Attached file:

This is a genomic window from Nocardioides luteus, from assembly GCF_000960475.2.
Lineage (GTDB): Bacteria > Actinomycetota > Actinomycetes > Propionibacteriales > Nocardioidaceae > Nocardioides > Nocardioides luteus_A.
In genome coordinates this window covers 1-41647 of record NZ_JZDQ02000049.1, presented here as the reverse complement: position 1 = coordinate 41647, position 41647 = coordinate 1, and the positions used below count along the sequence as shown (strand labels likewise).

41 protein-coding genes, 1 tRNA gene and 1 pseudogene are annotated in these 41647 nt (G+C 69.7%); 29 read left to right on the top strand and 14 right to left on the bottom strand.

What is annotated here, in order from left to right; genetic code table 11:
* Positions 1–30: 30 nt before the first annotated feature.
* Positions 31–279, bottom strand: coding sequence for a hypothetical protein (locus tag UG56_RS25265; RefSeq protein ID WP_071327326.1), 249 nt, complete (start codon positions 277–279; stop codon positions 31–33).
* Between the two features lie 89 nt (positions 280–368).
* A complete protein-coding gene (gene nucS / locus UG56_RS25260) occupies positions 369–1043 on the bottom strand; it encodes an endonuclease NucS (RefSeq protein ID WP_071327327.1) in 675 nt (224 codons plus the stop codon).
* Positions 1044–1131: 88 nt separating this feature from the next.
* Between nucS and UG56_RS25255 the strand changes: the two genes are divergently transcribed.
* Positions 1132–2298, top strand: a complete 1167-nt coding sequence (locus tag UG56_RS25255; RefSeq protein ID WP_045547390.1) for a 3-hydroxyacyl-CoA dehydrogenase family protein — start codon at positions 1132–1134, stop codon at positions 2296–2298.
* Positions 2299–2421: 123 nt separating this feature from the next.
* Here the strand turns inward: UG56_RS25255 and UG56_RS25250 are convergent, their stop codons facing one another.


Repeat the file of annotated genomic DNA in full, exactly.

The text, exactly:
This is a genomic window from Nocardioides luteus, from assembly GCF_000960475.2.
Lineage (GTDB): Bacteria > Actinomycetota > Actinomycetes > Propionibacteriales > Nocardioidaceae > Nocardioides > Nocardioides luteus_A.
In genome coordinates this window covers 1-41647 of record NZ_JZDQ02000049.1, presented here as the reverse complement: position 1 = coordinate 41647, position 41647 = coordinate 1, and the positions used below count along the sequence as shown (strand labels likewise).

41 protein-coding genes, 1 tRNA gene and 1 pseudogene are annotated in these 41647 nt (G+C 69.7%); 29 read left to right on the top strand and 14 right to left on the bottom strand.

What is annotated here, in order from left to right; genetic code table 11:
* Positions 1–30: 30 nt before the first annotated feature.
* Positions 31–279, bottom strand: coding sequence for a hypothetical protein (locus tag UG56_RS25265; RefSeq protein ID WP_071327326.1), 249 nt, complete (start codon positions 277–279; stop codon positions 31–33).
* Between the two features lie 89 nt (positions 280–368).
* A complete protein-coding gene (gene nucS / locus UG56_RS25260) occupies positions 369–1043 on the bottom strand; it encodes an endonuclease NucS (RefSeq protein ID WP_071327327.1) in 675 nt (224 codons plus the stop codon).
* Positions 1044–1131: 88 nt separating this feature from the next.
* Between nucS and UG56_RS25255 the strand changes: the two genes are divergently transcribed.
* Positions 1132–2298, top strand: a complete 1167-nt coding sequence (locus tag UG56_RS25255; RefSeq protein ID WP_045547390.1) for a 3-hydroxyacyl-CoA dehydrogenase family protein — start codon at positions 1132–1134, stop codon at positions 2296–2298.
* Positions 2299–2421: 123 nt separating this feature from the next.
* Here the strand turns inward: UG56_RS25255 and UG56_RS25250 are convergent, their stop codons facing one another.